There is much in church teaching which can be affirming of lesbian, gay and bisexual Catholics. Attempts to impose a nineteenth century morality of sexual behaviour are not convincing and are demeaning to the church and to its faithful. At the heart of Christianity and specifically Catholicism we find the unconditional love of God for all of his creation, and a repeated theme of reaching out to those who have been marginalised or victimised. Lesbian, gay and bisexual Catholics are ready to take their place as much loved members of the Catholic church and to engage with the real issues which face religion and humanity in the twenty first century, in which Catholics of all sexual orientations, whether sexually active or celibate, can celebrate our togetherness.
'Lesbian, gay and bisexual Catholics are ready to take their place as much loved members of the Catholic church and to engage with the real issues which face religion and humanity in the twenty first century, in which Catholics of all sexual orientations, whether sexually active or celibate, can celebrate our togetherness.'

The Catholic Church is not a celebration of ourselves. It is the Body of Christ which is redeemed by Christ, nourished by Christ and is indeed the Bride of Christ.

It is God who is worshipped in the Mass, not ourselves. The Mass is not about us, it is about God.
The Laurence Heresy said…
Yes but the Church is a community - the whole doctrine of Paul was about unifying the body and soul of believers in a single community; the Church. Therefore the celebration of Christian togetherness IS the celebration of God, it is through the unification of believers that we express God's will on Earth.
'Yes but the Church is a community - the whole doctrine of Paul was about unifying the body and soul of believers in a single community; the Church. Therefore the celebration of Christian togetherness IS the celebration of God, it is through the unification of believers that we express God's will on Earth.'

Didn't St Paul say something about there being no 'slave, greek or jew', only the Faith of Christ. In Christ there are no distinctions. Today, maybe he'd say there was no gay, straight or bi, only the Faith of Christ.

The Holy Sacrifice of the Mass is the exactly what the Church says it is, the Sacrifice of the Mass. If there was only one person at Mass, it would still be Mass - it isn't based on us - it is Him.
The Laurence Heresy said…
"Didn't St Paul say something about there being no 'slave, greek or jew', only the Faith of Christ. In Christ there are no distinctions. Today, maybe he'd say there was no gay, straight or bi, only the Faith of Christ."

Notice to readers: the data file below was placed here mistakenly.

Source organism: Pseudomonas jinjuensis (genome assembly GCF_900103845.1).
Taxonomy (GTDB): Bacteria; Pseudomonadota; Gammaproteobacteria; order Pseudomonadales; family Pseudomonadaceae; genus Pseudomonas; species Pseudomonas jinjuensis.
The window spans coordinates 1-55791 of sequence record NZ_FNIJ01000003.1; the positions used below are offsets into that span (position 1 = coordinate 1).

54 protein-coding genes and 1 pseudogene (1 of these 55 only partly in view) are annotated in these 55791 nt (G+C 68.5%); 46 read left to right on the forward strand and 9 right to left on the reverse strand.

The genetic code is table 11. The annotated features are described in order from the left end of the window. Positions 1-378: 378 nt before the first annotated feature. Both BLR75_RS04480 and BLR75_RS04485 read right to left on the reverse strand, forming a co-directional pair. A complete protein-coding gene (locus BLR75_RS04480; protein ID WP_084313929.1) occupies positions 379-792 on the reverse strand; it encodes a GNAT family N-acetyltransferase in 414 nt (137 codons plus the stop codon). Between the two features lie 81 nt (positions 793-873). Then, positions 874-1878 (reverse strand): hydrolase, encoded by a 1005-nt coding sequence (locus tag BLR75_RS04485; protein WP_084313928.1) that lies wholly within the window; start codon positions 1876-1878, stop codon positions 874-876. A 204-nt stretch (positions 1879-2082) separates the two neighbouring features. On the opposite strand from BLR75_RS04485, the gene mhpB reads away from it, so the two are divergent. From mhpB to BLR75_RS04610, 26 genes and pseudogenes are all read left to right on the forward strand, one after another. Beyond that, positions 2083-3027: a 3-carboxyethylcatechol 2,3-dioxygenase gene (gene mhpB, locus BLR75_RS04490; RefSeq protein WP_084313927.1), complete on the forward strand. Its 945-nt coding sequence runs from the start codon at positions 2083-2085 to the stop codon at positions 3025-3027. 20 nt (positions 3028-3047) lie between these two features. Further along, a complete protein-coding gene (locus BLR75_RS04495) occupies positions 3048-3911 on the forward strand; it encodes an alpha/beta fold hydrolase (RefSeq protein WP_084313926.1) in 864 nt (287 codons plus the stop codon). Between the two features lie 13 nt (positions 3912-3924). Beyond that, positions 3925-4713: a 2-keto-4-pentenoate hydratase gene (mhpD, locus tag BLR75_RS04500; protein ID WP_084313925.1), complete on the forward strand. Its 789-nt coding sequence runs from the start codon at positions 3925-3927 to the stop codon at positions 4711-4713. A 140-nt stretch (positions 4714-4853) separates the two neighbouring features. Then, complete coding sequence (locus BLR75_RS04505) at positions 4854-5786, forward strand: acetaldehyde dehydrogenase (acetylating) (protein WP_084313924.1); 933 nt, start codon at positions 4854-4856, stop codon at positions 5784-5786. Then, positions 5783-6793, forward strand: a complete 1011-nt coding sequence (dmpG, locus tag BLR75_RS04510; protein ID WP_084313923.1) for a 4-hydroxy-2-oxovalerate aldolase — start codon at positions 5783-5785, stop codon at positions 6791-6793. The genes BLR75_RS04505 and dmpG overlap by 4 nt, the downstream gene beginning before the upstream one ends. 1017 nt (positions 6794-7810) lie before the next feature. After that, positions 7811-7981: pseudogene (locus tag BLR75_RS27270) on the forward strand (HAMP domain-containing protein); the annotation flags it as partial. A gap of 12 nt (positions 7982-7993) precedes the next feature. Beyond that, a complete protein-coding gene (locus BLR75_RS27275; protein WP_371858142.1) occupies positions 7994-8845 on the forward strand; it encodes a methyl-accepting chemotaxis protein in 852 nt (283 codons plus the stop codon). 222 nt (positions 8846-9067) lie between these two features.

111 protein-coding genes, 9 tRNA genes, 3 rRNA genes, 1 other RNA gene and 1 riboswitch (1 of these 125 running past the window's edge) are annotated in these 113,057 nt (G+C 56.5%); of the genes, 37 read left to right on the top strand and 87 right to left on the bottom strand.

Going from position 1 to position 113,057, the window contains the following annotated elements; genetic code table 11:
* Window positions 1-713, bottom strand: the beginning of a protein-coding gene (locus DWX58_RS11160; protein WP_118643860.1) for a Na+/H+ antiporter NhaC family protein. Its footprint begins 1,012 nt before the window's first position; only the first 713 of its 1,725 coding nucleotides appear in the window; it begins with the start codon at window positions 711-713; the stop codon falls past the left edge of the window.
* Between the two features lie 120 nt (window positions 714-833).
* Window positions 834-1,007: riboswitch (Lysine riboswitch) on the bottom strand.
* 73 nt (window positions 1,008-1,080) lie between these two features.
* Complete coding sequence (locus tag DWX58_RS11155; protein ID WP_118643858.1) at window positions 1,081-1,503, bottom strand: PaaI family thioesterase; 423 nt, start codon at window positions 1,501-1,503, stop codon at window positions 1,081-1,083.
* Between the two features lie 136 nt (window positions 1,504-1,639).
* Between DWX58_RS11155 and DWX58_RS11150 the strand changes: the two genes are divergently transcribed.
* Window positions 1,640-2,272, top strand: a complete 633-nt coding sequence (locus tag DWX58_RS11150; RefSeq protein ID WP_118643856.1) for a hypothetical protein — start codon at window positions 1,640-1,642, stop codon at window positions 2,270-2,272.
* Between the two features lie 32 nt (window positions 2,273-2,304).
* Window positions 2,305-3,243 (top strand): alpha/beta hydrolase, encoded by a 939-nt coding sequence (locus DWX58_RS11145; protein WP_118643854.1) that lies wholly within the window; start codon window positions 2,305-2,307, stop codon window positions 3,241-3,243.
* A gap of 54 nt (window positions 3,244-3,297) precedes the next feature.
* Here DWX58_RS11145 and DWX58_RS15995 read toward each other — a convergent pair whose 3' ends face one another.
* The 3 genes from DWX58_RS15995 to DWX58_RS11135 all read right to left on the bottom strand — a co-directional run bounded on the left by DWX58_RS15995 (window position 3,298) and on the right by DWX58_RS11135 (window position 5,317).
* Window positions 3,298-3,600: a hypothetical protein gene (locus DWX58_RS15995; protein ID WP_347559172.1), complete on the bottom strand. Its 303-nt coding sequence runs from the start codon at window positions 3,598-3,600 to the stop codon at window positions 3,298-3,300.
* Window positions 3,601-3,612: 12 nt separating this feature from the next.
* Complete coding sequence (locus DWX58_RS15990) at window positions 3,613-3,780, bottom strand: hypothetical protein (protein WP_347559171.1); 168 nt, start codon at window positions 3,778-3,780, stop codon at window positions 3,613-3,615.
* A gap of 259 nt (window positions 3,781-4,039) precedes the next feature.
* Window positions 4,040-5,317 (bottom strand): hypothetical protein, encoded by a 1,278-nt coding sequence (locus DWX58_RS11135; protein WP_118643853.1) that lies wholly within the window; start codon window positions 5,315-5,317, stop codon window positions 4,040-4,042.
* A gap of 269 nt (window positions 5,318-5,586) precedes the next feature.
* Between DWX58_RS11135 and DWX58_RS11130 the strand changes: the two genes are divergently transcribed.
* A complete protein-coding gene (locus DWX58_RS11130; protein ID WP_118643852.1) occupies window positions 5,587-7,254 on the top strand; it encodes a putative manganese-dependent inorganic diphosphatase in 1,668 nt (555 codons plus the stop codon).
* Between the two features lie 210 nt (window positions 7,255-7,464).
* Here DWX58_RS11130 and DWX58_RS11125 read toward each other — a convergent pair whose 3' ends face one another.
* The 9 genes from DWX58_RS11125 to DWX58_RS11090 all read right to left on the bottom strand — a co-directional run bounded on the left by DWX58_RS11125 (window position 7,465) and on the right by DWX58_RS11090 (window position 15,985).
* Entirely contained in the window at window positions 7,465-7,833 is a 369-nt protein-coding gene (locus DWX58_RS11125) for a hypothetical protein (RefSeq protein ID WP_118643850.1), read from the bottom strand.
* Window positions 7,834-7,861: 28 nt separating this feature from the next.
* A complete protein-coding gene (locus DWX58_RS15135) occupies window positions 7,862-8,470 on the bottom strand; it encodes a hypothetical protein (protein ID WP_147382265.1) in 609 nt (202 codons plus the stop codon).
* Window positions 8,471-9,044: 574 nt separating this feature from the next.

Precisely - there are no distinctions relevant to a community of believers since such a community forms a totality. A Greek, Jew, or homosexual should not be prevented from participating in the communion, since the communion of all different types is what makes the Chruch the Church.

Secondly, imagine there are two churches. In the first, there are 100 people, in the second, there only one person attending mass. I would say that it is implicit in Paul's teaching that the person in the second church should join the first, since a Church is not, in Paul's theology, *just* a symbolic act relating man to God, but is a *practical* and concrete entity in which the body and soul are unified on Earth, adumbrating the higher union of Heaven. Therefore the strength of the Church comes from its unity, not its divisions.

Given that there is no theological sanction for precluding homosexuals from this community, you seem to be ignoring Paul's teachings
Liturgical Historian said…
The Holy Sacrifice of the Mass is the exactly what the Church says it is, the Sacrifice of the Mass. If there was only one person at Mass, it would still be Mass - it isn't based on us - it is Him.

''Wherever TWO or THREE are gathered in my name, I am there'' - not one person (the priest) on his own. It has always been a tradition of the church that the priest is prohibited from celebrating the eucharist on his own. The tridentine rubics specifically state that there must always have been a least one server present (to repersent the community responses). Priests saying mass with no-one present are a post vatican2 mis-development and a rupture of continuity in the chrch's practice.
Same with several priests celebrating mass individually in the same place. Totally prohibited up until around the council of trent and made necessary by the move away from ceremonial necessary for more solemn concelebration.